Oakwood voters to decide city real estate tax levy on March election ballot



Voters in Oakwood will decide March 19 on a levy to fund city services after a tax issue that expired at the end of last year failed to appear on the November ballot.

Issue 9 seeks approval of an additional 2.41 mills for five years, but would not increase taxes from the 3.75-mill renewal levy the city wanted to put before voters last fall, Montgomery County records show.

“We’re not asking for any more money,” Oakwood Finance Director Cindy Stafford said.

If approved, the levy would collect nearly $1.14 million annually, costing owners of a home valued at $200,000 about $168 a year, according to the county auditor’s office.

It would fund general city services — ranging from police and fire operations to street maintenance and leisure services, Stafford said.

“We want to continue those (services) like we always have done … things that our residents have always had in the past,” she said.

Because of a clerical error, the renewal was not on the ballot this past fall, prompting Oakwood to approve a 2024 budget projected to include about $1.3 million in deficit spending, City Manager Norbert Klopsch said.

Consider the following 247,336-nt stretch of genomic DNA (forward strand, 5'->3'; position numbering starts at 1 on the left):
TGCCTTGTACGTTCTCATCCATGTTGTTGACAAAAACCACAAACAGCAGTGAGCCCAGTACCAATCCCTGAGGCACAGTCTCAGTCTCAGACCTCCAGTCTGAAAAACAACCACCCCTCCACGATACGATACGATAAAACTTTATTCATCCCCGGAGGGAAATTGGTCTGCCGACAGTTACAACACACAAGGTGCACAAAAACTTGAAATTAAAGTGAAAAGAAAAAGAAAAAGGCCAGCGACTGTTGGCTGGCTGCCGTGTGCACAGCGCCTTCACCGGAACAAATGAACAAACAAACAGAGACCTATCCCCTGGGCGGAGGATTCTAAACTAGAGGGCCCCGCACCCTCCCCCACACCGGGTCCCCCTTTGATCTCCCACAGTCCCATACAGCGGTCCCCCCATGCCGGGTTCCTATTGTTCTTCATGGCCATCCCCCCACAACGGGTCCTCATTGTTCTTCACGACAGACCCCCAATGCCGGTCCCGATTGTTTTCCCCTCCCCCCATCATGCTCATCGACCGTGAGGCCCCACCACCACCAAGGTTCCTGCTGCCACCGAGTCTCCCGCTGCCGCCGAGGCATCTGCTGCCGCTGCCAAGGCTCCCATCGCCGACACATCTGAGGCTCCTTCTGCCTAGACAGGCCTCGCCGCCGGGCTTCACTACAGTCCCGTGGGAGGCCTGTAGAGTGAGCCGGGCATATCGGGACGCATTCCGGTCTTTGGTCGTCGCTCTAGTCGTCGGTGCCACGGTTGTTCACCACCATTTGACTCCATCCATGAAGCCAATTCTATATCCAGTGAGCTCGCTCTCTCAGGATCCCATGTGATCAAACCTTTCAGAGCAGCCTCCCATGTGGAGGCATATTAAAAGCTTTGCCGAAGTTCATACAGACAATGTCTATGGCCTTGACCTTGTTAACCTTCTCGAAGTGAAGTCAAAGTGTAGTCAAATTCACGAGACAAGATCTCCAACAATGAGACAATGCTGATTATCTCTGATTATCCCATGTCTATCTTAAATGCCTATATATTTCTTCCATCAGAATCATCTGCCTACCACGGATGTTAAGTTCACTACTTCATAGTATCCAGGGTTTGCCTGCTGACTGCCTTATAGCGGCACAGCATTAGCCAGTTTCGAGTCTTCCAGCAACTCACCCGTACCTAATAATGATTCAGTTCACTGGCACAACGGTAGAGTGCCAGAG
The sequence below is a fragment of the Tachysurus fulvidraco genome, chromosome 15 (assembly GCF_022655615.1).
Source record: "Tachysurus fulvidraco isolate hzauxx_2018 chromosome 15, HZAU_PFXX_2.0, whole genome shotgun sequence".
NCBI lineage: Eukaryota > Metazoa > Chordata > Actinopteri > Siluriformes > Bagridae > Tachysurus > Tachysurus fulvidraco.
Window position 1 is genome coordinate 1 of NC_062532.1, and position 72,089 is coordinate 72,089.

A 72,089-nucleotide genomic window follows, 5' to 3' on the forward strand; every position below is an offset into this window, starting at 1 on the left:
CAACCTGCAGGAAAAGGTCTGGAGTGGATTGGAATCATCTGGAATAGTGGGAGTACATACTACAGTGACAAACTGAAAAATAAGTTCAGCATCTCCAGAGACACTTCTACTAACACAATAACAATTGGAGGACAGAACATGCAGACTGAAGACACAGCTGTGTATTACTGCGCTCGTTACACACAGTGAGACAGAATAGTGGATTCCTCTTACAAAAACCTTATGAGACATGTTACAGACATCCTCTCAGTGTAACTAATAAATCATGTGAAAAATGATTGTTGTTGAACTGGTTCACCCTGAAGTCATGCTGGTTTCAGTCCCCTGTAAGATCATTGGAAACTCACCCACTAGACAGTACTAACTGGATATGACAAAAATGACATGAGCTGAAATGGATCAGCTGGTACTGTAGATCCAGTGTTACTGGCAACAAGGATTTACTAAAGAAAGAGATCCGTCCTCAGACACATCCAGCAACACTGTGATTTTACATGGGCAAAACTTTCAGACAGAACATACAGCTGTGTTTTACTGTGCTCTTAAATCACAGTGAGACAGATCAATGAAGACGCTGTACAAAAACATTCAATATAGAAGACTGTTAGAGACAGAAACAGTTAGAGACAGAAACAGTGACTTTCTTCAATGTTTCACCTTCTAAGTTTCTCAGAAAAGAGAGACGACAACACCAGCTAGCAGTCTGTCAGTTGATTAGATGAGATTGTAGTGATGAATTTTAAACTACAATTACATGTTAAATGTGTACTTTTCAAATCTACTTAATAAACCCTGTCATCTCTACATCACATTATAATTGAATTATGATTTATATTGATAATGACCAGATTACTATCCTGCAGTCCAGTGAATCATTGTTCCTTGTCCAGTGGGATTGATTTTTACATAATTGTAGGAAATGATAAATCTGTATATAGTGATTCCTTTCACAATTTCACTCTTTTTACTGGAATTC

He said the city has sufficient money in reserve to make up the difference. Oakwood seeks to have about equal to six months of general fund expenses in any particular year, Stafford said.

Klopsch said the levy is among two, five-year tax issues the city uses to supplement its general fund. The other is 2.72-mill issue voters renewed in 2021, county election records show.

The levy that expired at the end of 2023 was first approved by voters 10 years earlier after Oakwood let an existing tax issue to expire in 2008, officials have said. After state cuts to the local government fund and the loss of estate tax revenue, the city found it was losing about $3 million annually, or about 20% of its budget. Klopsch said.

Since 2018, Oakwood voters have approved all six requested levies and bond issues — whether they be city, library or school taxes, according to board of election records.

All of those ballot issues were supported by at least 54.8% of the voters. Of those, two city issues, both renewals, were approved by at least by at least 69.7% of voters, election records show.

About the Author